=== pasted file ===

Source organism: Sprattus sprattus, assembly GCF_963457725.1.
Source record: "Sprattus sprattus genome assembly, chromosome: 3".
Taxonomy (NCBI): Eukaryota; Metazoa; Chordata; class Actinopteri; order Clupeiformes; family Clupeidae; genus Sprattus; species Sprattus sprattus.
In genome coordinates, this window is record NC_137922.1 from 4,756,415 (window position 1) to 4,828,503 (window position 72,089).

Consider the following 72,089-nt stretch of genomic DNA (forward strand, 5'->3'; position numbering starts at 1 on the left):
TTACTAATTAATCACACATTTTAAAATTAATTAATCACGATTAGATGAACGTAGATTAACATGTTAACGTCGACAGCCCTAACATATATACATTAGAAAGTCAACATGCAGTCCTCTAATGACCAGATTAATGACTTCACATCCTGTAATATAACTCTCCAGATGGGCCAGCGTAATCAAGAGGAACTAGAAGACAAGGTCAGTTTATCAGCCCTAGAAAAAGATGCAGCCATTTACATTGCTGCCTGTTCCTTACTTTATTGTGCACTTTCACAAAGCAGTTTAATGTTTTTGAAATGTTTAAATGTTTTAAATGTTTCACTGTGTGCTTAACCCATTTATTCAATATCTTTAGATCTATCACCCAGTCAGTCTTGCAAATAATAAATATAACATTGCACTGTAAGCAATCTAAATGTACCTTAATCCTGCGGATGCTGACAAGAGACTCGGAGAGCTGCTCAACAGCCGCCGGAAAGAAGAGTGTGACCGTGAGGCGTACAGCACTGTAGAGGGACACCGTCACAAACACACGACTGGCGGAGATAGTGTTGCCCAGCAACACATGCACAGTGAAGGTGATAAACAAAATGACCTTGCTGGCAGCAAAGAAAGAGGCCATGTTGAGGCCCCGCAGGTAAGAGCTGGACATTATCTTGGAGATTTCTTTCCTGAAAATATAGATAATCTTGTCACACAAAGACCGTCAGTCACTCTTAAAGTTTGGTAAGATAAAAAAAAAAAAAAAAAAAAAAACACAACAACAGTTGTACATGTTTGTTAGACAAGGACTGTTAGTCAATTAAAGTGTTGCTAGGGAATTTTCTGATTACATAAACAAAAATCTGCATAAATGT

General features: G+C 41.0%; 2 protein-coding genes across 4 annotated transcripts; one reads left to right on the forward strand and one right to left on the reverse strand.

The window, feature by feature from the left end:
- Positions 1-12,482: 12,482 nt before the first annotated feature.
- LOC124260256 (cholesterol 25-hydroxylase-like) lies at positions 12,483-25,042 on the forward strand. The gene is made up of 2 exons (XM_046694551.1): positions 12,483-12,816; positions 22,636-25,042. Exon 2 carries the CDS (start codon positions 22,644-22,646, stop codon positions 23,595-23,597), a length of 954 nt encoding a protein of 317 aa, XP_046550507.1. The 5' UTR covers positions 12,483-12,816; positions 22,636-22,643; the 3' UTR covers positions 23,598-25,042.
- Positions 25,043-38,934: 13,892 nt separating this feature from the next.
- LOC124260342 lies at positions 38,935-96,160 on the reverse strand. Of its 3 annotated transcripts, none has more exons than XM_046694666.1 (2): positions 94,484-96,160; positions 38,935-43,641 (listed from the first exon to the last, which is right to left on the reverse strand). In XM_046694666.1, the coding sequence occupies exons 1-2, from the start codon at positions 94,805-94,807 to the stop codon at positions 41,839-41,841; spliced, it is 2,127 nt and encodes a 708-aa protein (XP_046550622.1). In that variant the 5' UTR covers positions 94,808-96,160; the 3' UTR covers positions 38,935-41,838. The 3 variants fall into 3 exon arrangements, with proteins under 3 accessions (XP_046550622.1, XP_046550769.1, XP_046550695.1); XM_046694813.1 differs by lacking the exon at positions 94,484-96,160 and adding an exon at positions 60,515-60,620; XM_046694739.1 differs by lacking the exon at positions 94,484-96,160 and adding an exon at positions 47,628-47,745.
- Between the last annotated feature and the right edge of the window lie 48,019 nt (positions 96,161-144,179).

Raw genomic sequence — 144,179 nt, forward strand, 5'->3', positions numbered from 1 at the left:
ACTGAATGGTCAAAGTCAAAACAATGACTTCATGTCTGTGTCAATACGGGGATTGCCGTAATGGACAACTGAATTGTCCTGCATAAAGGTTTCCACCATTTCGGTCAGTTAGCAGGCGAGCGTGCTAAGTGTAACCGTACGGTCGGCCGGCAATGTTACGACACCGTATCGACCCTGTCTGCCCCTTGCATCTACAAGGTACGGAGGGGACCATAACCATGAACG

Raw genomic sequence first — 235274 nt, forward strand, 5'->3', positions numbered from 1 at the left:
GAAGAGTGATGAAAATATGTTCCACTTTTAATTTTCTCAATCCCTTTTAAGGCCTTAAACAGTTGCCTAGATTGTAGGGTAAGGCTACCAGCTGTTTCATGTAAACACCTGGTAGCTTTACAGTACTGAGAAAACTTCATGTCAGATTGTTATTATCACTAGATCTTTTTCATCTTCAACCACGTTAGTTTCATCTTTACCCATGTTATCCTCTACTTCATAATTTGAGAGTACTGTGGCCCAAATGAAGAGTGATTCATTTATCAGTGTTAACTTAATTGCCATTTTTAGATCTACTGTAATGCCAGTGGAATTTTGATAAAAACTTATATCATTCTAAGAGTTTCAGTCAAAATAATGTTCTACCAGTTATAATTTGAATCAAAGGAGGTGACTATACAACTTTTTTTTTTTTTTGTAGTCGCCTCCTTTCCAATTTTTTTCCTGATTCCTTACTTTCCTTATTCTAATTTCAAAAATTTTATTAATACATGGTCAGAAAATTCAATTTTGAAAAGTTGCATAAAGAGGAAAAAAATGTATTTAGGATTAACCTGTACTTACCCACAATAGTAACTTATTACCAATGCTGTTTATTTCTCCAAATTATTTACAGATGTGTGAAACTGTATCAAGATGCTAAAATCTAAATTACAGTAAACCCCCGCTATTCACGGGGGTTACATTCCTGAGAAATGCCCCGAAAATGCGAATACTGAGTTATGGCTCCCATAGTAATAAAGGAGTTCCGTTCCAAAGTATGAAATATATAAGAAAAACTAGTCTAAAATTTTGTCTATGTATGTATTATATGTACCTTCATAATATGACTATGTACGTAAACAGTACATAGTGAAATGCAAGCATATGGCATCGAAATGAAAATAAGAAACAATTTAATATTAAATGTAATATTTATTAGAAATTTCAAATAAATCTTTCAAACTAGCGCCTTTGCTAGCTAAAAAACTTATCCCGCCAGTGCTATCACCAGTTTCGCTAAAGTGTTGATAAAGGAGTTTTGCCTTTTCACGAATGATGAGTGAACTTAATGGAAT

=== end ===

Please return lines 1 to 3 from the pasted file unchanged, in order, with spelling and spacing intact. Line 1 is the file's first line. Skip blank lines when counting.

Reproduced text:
Source organism: Sprattus sprattus, assembly GCF_963457725.1.
Source record: "Sprattus sprattus genome assembly, chromosome: 3".
Taxonomy (NCBI): Eukaryota; Metazoa; Chordata; class Actinopteri; order Clupeiformes; family Clupeidae; genus Sprattus; species Sprattus sprattus.